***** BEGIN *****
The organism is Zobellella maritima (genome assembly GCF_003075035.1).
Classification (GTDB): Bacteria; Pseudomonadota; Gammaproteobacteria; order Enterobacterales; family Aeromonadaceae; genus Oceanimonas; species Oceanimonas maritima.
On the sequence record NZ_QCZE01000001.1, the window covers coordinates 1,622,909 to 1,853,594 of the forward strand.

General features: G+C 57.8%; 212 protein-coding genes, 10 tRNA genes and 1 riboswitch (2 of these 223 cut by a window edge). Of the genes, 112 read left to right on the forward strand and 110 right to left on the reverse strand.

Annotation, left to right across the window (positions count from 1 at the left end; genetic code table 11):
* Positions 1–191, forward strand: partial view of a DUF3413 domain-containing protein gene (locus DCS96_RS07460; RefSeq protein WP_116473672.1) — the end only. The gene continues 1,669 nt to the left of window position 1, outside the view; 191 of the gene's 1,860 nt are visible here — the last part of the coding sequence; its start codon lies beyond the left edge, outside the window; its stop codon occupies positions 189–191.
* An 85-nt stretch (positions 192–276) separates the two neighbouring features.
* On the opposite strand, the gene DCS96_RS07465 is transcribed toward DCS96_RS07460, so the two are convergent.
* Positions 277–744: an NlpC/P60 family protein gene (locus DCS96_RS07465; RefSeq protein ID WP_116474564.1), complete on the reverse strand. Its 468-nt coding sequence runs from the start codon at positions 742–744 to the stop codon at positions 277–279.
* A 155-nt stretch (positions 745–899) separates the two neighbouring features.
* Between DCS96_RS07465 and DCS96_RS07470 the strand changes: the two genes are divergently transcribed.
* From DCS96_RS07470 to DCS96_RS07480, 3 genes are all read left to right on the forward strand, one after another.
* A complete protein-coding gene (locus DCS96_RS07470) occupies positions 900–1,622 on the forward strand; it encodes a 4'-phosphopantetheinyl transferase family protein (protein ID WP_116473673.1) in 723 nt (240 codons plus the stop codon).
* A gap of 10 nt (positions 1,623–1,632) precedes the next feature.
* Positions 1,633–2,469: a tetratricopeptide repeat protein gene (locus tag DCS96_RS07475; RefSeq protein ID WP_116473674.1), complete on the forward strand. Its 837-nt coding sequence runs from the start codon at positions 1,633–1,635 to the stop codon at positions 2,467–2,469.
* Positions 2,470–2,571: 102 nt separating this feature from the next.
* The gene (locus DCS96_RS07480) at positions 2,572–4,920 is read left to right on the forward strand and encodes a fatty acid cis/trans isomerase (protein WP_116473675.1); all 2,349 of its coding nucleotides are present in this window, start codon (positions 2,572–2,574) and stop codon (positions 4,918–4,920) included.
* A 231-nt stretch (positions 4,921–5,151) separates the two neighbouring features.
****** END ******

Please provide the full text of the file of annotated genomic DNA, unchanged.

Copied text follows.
The organism is Zobellella maritima (genome assembly GCF_003075035.1).
Classification (GTDB): Bacteria; Pseudomonadota; Gammaproteobacteria; order Enterobacterales; family Aeromonadaceae; genus Oceanimonas; species Oceanimonas maritima.
On the sequence record NZ_QCZE01000001.1, the window covers coordinates 1,622,909 to 1,853,594 of the forward strand.

General features: G+C 57.8%; 212 protein-coding genes, 10 tRNA genes and 1 riboswitch (2 of these 223 cut by a window edge). Of the genes, 112 read left to right on the forward strand and 110 right to left on the reverse strand.

Annotation, left to right across the window (positions count from 1 at the left end; genetic code table 11):
* Positions 1–191, forward strand: partial view of a DUF3413 domain-containing protein gene (locus DCS96_RS07460; RefSeq protein WP_116473672.1) — the end only. The gene continues 1,669 nt to the left of window position 1, outside the view; 191 of the gene's 1,860 nt are visible here — the last part of the coding sequence; its start codon lies beyond the left edge, outside the window; its stop codon occupies positions 189–191.
* An 85-nt stretch (positions 192–276) separates the two neighbouring features.
* On the opposite strand, the gene DCS96_RS07465 is transcribed toward DCS96_RS07460, so the two are convergent.
* Positions 277–744: an NlpC/P60 family protein gene (locus DCS96_RS07465; RefSeq protein ID WP_116474564.1), complete on the reverse strand. Its 468-nt coding sequence runs from the start codon at positions 742–744 to the stop codon at positions 277–279.
* A 155-nt stretch (positions 745–899) separates the two neighbouring features.
* Between DCS96_RS07465 and DCS96_RS07470 the strand changes: the two genes are divergently transcribed.
* From DCS96_RS07470 to DCS96_RS07480, 3 genes are all read left to right on the forward strand, one after another.
* A complete protein-coding gene (locus DCS96_RS07470) occupies positions 900–1,622 on the forward strand; it encodes a 4'-phosphopantetheinyl transferase family protein (protein ID WP_116473673.1) in 723 nt (240 codons plus the stop codon).
* A gap of 10 nt (positions 1,623–1,632) precedes the next feature.
* Positions 1,633–2,469: a tetratricopeptide repeat protein gene (locus tag DCS96_RS07475; RefSeq protein ID WP_116473674.1), complete on the forward strand. Its 837-nt coding sequence runs from the start codon at positions 1,633–1,635 to the stop codon at positions 2,467–2,469.
* Positions 2,470–2,571: 102 nt separating this feature from the next.
* The gene (locus DCS96_RS07480) at positions 2,572–4,920 is read left to right on the forward strand and encodes a fatty acid cis/trans isomerase (protein WP_116473675.1); all 2,349 of its coding nucleotides are present in this window, start codon (positions 2,572–2,574) and stop codon (positions 4,918–4,920) included.
* A 231-nt stretch (positions 4,921–5,151) separates the two neighbouring features.